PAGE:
Keep listening and Hunt’s voice will keep changing the song’s meaning. He goes from presumptuous and overconfident to candid and self-aware, the subtle patience in his phrasing neutralizing the impatience implied by his sweet-talk. He wants to show us who he is by showing us where he stands — in his bloodline (the kinfolks), in his social circle (the old friends), in society (the house), in the ecology (the pines). On top of that, his ace melodies make self-exposure feel like fun, allowing Hunt to cannonball into the superficiality of the dating pool as his truest self.
That’s a neat little metaphor for Hunt’s big-time stardom, too. Scolds and squares continue to dismiss this guy as the most vapid pretty boy in Nashville, a town that certainly knows how to transform fleeting puffs of vapid prettiness into towering piles of cash money. But here’s the truth: you won’t find a more skillful syncretist working in country music today.
Hunt’s 2014 debut “Montevallo” stands as the most imaginative mainstream country album of the previous decade, as well as the first to cross-pollinate country with rap in a way that felt more like a spiritual practice than a marketing strategy. Whenever Hunt toggled between singing and speaking, he was plucking the secret cosmic thread that connects Conway Twitty to Bone Thugs-N-Harmony. And while his phrasing made “Montevello” feel legit, the sturdy softness of his voice made it feel genuine. Then and now, his vocal cords sound like a pair of two-by-fours upholstered in velveteen.
Nearly six years have passed since “Montevallo,” and Hunt has finally returned with “Southside,” a follow-up album that sounds heavily toiled-over, for better and for worse. There are a few songs like “Kinfolks” where Hunt’s lonely-man lyricism is as painstaking and perceptive as his singing. On “Downtown’s Dead,” he rues a nightlife that’s gone lifeless: “There ain’t no way that I can paint a ghost town red.” During “Breaking Up Was Easy in the ’90s,” he artfully laments the digital proximity he has with his ex without using the words “lurk,” “swipe” or “u up?”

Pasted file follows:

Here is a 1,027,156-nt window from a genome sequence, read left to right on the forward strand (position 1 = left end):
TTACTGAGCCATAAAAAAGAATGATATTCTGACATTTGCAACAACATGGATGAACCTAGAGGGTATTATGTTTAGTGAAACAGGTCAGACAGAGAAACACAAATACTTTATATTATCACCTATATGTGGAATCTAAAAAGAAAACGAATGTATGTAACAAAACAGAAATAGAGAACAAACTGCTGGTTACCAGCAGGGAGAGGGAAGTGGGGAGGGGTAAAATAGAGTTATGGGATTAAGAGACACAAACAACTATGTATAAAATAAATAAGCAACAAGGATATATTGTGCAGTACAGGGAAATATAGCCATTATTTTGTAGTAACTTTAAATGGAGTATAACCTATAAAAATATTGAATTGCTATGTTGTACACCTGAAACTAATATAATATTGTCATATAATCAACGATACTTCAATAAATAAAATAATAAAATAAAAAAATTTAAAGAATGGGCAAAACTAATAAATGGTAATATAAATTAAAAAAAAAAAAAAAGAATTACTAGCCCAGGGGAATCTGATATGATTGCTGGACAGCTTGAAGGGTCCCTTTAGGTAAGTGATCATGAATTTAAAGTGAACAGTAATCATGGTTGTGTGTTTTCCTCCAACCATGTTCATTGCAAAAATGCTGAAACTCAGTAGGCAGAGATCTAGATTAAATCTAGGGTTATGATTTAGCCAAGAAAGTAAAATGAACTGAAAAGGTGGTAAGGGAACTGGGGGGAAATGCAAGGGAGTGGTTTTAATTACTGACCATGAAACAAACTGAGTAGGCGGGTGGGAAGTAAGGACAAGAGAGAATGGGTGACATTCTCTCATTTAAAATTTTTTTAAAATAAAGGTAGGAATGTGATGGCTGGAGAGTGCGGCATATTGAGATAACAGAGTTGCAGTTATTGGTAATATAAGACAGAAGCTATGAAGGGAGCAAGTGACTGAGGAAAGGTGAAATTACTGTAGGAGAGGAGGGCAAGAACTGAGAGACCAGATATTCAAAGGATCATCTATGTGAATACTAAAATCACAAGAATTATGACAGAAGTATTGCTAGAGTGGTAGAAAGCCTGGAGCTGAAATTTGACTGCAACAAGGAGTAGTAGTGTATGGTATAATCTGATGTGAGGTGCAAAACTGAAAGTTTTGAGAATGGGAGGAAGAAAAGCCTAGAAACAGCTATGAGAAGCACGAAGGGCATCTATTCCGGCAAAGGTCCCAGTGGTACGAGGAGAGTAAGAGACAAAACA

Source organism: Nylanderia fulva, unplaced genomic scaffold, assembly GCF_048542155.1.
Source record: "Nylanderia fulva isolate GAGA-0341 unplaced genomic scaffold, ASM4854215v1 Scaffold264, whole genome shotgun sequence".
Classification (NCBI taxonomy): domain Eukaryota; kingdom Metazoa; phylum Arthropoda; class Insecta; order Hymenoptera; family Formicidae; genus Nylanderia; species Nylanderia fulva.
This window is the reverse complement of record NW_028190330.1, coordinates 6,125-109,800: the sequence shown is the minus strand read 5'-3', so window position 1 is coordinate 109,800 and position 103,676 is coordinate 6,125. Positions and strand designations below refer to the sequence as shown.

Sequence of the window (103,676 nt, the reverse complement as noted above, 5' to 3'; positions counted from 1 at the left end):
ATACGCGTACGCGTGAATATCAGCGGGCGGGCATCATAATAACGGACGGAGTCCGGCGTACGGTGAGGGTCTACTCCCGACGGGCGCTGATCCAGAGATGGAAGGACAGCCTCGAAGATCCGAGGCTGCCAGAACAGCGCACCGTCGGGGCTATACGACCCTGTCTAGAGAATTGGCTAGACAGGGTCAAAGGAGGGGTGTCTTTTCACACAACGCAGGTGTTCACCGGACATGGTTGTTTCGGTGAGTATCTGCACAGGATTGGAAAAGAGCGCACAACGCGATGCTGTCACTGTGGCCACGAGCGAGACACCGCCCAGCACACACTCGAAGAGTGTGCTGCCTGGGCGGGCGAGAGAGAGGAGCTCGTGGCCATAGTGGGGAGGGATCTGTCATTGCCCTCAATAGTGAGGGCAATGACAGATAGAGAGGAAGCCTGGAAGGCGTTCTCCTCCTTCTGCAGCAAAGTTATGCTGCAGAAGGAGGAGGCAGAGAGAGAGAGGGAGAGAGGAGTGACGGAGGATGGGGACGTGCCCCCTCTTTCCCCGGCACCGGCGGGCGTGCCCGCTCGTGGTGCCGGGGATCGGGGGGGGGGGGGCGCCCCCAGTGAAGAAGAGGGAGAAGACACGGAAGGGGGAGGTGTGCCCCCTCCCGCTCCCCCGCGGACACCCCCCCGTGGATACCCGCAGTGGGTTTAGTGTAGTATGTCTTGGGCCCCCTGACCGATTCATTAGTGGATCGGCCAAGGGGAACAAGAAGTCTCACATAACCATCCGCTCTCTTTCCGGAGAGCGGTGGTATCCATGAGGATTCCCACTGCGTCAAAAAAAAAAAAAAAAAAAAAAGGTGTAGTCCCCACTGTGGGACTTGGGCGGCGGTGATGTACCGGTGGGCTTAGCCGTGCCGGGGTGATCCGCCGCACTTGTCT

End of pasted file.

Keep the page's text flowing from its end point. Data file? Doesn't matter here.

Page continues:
But there are too many production misfires on “Southside,” the worst of which goes bang during “Hard to Forget,” a dreadfully midtempo thing that incorporates a stuttering sample of Webb Pierce singing “There Stands the Glass” way back in 1953. The seams are showing here, and Hunt ends up sounding like the country-rap sandwich artist that his skeptics accuse him of being.
All in all, this album is a lot messier than it needs to be, but “Sinning With You” might help wipe your mind clean. It’s the most humane piece of music to ever float from Hunt’s lips: a ballad about how no one should be made to feel guilty for their physical desires, or for who those desires are aimed at. The only gender mentioned in the song is God’s. “His grace and your grace felt like the same thing to me,” he sings. “I never felt like I was sinning with you, always felt like I could always talk to God in the morning.”
As personal as “Sinning With You” feels, it’s ultimately more generous than intimate. Hunt is singing his truth, but still creating enough room for others to live inside it.